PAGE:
There are other professionals who can help with advice and support. The School Nurse or Family Health Visitors have expertise in this area and can support parents to implement toilet training programmes in the home. Health care professionals can also carry out a full health assessment in order to rule out any medical cause of continence problems. The Specialist Community Child Health Services has produced a helpful publication ‘Toileting Issues for Schools and Nurseries’ which you may send for (See Further Information and Guidance) to get additional information on continence issues.


Parents are more likely to be open about their concerns about their child’s learning and development and seek help, if they are confident that they and their child are not going to be judged for the child’s delayed learning.



Partnership Working


In some circumstances it may be appropriate for the setting/school to set up a home-setting/school agreement that defines the responsibilities that each partner has, and the expectations each has for the other. This might include:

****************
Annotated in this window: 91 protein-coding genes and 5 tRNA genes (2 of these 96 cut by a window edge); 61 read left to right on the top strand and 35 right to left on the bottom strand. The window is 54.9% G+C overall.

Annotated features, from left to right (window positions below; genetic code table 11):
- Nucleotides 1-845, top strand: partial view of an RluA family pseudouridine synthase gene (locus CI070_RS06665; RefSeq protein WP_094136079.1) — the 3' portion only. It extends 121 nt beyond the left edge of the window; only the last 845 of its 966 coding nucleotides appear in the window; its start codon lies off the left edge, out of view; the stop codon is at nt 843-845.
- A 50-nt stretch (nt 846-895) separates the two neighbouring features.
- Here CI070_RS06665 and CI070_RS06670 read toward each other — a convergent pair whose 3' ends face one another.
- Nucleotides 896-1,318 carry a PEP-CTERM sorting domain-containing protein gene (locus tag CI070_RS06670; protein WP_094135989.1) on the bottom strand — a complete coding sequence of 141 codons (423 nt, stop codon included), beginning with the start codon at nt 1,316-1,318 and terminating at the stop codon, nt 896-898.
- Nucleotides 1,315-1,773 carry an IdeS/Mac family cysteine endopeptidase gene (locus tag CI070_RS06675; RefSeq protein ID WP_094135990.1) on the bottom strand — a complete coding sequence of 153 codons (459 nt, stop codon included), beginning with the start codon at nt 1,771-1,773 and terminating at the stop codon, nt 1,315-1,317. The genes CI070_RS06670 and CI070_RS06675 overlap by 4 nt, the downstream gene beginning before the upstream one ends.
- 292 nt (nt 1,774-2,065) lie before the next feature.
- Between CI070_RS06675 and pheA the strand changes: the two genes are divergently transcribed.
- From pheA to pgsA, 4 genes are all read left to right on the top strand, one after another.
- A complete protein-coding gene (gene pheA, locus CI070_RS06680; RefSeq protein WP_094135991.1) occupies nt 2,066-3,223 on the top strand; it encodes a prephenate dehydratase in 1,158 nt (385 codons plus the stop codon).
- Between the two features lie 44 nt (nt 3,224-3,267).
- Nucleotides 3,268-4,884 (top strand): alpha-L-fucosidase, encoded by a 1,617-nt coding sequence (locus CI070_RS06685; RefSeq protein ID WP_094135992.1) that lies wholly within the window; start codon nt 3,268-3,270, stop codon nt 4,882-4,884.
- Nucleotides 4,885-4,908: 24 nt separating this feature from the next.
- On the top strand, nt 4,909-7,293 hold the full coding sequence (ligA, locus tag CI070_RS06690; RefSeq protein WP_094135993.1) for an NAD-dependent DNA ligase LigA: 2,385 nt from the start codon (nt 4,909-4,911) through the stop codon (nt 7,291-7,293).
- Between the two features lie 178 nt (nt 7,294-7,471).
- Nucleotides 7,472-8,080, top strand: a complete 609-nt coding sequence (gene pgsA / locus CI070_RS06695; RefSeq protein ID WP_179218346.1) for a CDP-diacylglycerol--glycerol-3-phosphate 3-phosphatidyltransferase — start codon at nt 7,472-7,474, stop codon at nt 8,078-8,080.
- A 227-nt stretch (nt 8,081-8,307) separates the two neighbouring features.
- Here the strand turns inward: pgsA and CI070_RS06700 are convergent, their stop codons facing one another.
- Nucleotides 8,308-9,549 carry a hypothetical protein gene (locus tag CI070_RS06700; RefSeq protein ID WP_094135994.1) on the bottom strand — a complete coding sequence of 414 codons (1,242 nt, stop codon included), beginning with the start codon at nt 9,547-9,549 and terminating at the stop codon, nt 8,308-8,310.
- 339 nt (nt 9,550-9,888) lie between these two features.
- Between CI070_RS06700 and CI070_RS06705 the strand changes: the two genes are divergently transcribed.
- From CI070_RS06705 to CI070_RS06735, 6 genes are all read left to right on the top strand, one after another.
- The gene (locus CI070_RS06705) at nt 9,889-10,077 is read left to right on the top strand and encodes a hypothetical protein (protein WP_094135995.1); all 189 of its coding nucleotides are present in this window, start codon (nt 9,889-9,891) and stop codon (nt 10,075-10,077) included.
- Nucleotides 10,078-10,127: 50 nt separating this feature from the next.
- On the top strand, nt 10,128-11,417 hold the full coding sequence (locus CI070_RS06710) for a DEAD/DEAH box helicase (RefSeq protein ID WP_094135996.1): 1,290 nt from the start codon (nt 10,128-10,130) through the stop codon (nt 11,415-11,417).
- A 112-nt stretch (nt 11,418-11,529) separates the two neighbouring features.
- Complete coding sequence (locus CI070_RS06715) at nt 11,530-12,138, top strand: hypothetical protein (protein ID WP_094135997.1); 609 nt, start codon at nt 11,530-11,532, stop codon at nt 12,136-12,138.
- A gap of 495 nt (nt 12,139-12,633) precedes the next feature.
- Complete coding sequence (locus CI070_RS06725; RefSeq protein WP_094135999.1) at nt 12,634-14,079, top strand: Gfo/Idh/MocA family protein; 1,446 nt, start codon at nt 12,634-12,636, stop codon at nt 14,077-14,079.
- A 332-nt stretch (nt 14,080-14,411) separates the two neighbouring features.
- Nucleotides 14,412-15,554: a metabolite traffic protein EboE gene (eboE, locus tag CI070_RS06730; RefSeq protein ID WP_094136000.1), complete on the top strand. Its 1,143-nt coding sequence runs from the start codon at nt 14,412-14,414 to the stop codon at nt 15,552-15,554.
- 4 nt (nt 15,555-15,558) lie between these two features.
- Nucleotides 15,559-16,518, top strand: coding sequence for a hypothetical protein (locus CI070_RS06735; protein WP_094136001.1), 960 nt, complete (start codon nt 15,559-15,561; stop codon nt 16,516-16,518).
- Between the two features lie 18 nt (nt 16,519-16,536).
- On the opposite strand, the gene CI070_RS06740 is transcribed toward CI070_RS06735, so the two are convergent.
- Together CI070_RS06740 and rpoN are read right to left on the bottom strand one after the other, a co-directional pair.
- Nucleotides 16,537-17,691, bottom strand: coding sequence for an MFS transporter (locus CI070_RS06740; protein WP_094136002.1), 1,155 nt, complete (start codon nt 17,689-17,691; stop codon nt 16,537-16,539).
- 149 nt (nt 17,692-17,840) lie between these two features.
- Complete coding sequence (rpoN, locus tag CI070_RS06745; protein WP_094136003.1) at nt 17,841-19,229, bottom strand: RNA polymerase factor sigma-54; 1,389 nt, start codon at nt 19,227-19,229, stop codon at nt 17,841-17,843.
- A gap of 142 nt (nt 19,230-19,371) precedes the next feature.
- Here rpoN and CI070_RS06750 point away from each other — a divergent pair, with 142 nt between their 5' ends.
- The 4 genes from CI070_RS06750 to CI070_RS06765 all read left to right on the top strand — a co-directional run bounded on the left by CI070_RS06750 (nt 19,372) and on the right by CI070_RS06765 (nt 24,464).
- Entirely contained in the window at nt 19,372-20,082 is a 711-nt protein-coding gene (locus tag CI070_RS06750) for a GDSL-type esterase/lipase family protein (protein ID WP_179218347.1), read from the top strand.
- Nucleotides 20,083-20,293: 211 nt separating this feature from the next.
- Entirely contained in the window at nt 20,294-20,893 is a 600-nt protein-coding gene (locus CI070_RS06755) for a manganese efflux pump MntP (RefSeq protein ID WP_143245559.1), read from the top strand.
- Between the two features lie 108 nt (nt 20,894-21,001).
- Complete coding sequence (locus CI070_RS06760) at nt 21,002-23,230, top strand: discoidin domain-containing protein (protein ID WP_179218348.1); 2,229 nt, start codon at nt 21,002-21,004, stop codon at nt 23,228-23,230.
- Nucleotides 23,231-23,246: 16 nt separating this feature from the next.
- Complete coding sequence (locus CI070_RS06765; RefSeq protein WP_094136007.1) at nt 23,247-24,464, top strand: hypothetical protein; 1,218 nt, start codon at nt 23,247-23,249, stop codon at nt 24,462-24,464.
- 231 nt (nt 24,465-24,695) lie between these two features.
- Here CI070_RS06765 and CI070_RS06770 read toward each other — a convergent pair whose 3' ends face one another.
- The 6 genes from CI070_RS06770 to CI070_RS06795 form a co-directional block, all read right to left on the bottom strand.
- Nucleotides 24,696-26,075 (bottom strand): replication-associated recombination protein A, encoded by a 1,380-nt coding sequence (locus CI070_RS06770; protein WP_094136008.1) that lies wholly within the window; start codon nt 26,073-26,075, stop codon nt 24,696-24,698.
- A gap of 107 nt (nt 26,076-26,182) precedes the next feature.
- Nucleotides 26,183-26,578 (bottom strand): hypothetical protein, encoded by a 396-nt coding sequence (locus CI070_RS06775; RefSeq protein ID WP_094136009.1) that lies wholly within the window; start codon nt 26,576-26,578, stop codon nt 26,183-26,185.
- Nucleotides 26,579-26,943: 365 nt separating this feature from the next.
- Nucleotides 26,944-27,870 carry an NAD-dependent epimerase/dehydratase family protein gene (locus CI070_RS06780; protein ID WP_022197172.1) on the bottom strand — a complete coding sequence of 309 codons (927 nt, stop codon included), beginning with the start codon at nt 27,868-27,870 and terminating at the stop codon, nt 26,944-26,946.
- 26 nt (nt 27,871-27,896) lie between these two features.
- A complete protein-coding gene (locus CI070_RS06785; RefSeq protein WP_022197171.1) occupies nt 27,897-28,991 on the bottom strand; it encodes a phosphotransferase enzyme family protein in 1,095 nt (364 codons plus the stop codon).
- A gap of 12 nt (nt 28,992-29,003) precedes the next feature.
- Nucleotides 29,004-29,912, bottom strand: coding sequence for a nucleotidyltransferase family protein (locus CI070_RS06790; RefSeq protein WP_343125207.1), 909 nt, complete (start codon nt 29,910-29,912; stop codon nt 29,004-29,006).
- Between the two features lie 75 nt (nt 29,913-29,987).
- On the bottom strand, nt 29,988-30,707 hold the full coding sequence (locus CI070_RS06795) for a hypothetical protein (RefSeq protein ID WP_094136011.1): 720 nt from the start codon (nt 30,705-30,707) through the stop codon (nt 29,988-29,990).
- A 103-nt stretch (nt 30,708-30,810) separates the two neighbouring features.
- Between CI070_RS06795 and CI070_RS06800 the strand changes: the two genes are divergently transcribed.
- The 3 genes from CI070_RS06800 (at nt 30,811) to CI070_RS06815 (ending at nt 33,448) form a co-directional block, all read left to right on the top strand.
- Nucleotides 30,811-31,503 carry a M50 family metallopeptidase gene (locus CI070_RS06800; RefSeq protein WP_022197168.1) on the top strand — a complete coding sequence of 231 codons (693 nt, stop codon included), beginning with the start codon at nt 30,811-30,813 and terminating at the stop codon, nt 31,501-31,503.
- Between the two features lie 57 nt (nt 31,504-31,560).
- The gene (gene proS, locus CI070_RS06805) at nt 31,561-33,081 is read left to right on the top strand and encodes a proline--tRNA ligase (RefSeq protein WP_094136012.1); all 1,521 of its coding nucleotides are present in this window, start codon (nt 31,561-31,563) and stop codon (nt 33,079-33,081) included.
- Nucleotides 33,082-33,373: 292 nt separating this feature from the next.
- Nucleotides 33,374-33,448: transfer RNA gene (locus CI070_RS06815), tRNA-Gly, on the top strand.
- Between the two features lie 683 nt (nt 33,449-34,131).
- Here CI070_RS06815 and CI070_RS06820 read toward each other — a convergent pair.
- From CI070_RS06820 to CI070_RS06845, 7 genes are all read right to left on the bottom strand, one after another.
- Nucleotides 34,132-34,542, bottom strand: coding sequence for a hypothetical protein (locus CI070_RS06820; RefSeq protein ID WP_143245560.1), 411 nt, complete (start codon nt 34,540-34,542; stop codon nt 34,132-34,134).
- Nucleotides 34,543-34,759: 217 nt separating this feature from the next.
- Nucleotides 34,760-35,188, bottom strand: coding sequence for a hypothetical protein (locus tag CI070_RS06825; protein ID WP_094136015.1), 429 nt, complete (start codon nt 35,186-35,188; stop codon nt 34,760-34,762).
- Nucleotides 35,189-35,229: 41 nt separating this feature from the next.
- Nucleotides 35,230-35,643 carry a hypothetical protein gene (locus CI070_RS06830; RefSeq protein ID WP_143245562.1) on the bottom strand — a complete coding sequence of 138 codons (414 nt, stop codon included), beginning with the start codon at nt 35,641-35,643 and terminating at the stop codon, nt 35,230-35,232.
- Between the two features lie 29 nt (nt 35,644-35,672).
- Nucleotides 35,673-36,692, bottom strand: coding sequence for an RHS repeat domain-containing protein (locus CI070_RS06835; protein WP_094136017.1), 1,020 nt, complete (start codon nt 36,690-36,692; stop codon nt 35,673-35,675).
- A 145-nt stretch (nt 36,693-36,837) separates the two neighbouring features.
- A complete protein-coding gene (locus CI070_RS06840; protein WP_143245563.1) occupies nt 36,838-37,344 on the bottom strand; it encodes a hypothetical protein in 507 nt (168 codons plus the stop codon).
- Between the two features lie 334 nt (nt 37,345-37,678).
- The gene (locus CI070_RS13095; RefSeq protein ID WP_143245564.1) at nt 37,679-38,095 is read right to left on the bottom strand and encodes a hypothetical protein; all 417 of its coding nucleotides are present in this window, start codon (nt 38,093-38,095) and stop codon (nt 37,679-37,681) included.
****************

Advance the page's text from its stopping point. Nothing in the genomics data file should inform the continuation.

The parent:

· Agreeing to ensure that the child is changed at the latest possible time before being brought to the setting/school

· Providing the setting/school with spare nappies and a change of clothing

· Understanding and agreeing the procedures that will be followed when their child is changed at school –including the use of any cleanser or the application of any cream

· Agreeing to inform the setting/school should the child have any marks/rash

· Agreeing to a ‘minimum change’ policy i.e. the setting/school would not undertake to change the child more frequently than if s/he were at home.

· Agreeing to review arrangements should this be necessary


The school:

· Agreeing to change the child during a single session should the child soil themselves or become uncomfortably wet

· Agreeing how often the child would be changed should the child be staying for the full day

· Agreeing to monitor the number of times the child is changed in order to identify progress made

· Agreeing to report should the child be distressed, or if marks/rashes are seen

· Agreeing to review arrangements should this be necessary.

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Thanks for that Geraldine,

It certainly covers the issue in a professional, common sense way and as I believe with the correct attitude - the child's rights.